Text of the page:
Weeks before, I attempted training my rebellious husband how to pick up the dog’s waste when out in public – a chore we’d be obligated to do, once we resettled down south in Pleasant-Ville. Our new home is in a very pleasant area! If you bump into anyone, they say, “That’s fi-i-ine!” instead of giving you the northern scowl or the finger. In our new neighborhood, they pump jasmine scent into the air; the children (even teenagers) are well-mannered, and their parents drive down the tree-lined streets in shiny golf carts, mothers wearing Laura Ashley dresses and fathers in pink shorts. We’ve recently invested in the Happy Pills they take, and are learning how to mark off the calendar where every day is Saturday.

“I will Not be picking up the dog’s poop!” my husband had protested.

“Oh, it won’t be so bad,” I told him. “We’ll take turns.”

“Take turns? How many times does a dog poop in a day?”

“I’m not sure,” I answered, honestly, since she had always done her business, privately, in the woods on Long Island.

“I wonder if there’s such a thing as dog poop services.” He went online. “Well, look at that!” he said. “They come to your house on a regular basis in marked vehicles. It says dogs poop approximately 23 pounds per month. The more poop, the higher the price. It looks like it will cost us $20 per service. Kind of pricey.”

Not bad, I thought. Bruce is retired now – Hmm… maybe? But it is an art to find it and remove the __it. These people are experts…

He continued reading: “The service people move in a grid-like pattern, their eyes meticulously scanning the path before them.”

“What about behind bushes? I asked.

He ignored me because we were moving to property without a lawn, without bushes, without any maintenance at all; well, except for the removal of dog doodie in a large brick courtyard.. And once collected, whatever do you do with it, I wondered.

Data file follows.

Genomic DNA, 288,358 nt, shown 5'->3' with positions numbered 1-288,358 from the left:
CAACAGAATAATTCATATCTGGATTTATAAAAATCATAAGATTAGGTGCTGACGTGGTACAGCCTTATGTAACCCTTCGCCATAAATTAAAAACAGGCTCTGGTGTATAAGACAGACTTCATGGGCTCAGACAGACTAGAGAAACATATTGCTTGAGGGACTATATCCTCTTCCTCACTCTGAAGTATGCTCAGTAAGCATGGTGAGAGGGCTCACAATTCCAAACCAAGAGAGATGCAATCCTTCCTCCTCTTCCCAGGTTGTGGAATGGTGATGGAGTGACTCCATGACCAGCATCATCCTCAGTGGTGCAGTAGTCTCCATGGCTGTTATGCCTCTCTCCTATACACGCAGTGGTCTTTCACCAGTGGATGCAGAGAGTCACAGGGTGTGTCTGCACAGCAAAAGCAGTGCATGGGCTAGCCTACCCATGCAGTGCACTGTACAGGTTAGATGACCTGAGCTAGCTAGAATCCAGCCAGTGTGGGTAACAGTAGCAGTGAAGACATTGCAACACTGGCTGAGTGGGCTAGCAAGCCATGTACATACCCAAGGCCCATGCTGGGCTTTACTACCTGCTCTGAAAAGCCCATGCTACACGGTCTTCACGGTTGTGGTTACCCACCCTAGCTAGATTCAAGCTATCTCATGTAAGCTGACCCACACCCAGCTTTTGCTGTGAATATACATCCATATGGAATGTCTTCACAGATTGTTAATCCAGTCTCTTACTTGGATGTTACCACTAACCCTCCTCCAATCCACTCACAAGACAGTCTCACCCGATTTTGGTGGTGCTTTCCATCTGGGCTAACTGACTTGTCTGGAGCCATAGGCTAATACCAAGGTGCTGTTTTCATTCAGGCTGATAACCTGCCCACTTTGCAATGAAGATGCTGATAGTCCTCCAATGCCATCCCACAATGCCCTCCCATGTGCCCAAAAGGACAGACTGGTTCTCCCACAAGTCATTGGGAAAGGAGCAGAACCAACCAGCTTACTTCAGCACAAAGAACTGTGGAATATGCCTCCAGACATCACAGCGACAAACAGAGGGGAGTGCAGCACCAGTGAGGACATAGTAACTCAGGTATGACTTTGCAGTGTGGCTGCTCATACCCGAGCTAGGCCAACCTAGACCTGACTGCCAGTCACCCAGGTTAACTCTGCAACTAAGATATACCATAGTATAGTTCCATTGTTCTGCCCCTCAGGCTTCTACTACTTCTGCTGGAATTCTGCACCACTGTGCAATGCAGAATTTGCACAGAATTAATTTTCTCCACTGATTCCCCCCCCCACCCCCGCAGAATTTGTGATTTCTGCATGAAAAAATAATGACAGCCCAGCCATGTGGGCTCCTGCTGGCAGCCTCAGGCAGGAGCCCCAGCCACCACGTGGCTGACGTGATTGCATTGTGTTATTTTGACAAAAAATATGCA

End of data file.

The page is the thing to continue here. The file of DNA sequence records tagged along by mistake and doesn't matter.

He interrupted my thought. “It also states their service is insured.”

“Insured? For what? If someone steps in it? If there’s unwanted poop contact?” I thought of a Seinfeld skit I once saw describing those little poop bags dog owners use, following behind their mutts and purebreds on the streets. It is the lowest activity in human life,” Seinfeld said. “If aliens are watching this through telescopes, they’re going to think the dogs are the leaders of the planet.

Flash-forward: I am proud to say my husband has now mastered the pick-up. He is a Pro at inserting his hand in the bag, scooping it up in one swift motion and disposing. Flashback: I will never forget the first time I had handed him the little black plastic bag to do his duty. His finicky back went out a little as he squatted, and then it turned ugly! Well, you don’t need to know the details. Not entirely his fault – my husband’s not handy!

But I must say, good things have come out of this. The relationship between man and his dog is different now. The way my dog looks at him all schmoopy, as she watches him do the poopy-scoopy, as if she has a whole new respect.

Speaking of Respect – R-E-S-P-C-E-C-T, aside from Aretha Franklin coming to mind, I will not forget the irony of what happened next: While my husband was trying to be discreet when walking the dog in the open field near our house where neighbors sometimes gather, the poor guy ran into a sticky situation. As it turns out, one of those neighbors was the banker he had recently met with about a loan.

“Mr. Berg?” he called. “Glad I ran into you. I just started going over your application. So, here’s the scoop…”

My husband dressed in his favorite Bob Dylan t-shirt, quickly tried to hide the little black bag behind his back. “Oh! Umm, hello!”

The gentleman, dressed in a navy blue 2-button pinstripe Brook Brother’s business suit, extended his hand in greeting and my husband nervously extended the wrong hand and flung the little black plastic bag straight at him. He tried to wipe the banker’s jacket off, but that apparently rubbed the man the wrong way.

“Err…sorry. I guess we’ll finish the application process on Monday?” my husband asked in a weak voice.

“I don’t think so!”

Hey, stuff happens.